SPOKANE, Wash. — Gonzaga University is holding a virtual Town Hall on Monday night after a Zoom meeting of the school's Black Student Union in November was targeted by people shouting racist and homophobic slurs.
A video shared with KREM 2 showed an unknown user with their camera off joining the Zoom call during the meeting on Sunday, Nov. 8. Several voices can be heard shouting slurs at Black Student Union members.
The Spokane Police Department and Federal Bureau of Investigation (FBI) are investigating the incident with help from Gonzaga's Information Technology Services department and Campus Security and Public Safety.
The perpetrators of the attack have not yet been determined, according to the most recent update from Gonzaga on Nov. 25.
The virtual Town Hall meeting from 5:30 to 7 p.m. on Monday will address the incident, along with "broader issues of race, diversity and inclusion on campus," according to Gonzaga.
More than 13,000 people have signed a petition created after the "Zoom-bomb" attack asking Gonzaga University to take "immediate legal action against hate speech on campus." Black Student Union members also called on the university to take "tangible actions" following the racist incident.
The Change.org petition started by a group on Gonzaga's campus called United Students Against Sweatshops (USAS) demands that the university conduct an "exhaustive search to find the individuals responsible for the hate crime committed" against the Black Student Union and "immediately expunge" them from the community. It also calls on the university to "take action to combat hate speech and create an active anti-racist campus."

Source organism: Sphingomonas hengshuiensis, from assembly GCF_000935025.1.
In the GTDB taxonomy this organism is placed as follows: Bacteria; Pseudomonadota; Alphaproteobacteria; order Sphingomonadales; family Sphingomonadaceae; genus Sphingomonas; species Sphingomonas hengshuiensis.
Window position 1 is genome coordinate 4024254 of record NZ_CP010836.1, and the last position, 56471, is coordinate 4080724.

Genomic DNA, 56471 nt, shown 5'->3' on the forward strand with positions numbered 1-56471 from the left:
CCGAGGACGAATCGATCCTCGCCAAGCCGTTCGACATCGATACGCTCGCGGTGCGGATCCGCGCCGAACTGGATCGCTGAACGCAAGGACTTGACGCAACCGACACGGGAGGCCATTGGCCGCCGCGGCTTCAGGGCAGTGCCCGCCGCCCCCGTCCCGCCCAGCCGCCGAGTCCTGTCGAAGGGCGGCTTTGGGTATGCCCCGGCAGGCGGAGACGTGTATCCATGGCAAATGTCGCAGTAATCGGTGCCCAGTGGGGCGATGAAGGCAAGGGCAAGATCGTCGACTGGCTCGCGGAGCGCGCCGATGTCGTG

Spokane City Council members and Gonzaga University administrators met with members of the Black Student Union after the attack.
In a statement released in late November, Councilmembers Betsy Wilkerson, Michael Cathcart and Kate Burke called for a resolution in “condemning white supremacy and the spread of racial divisiveness.”
"The students can't make that kind of systemic change at Gonzaga, or any other organization, because they're not operating from a position of power," said Wilkerson, who is a Black woman. "They have a voice, but not a position of power."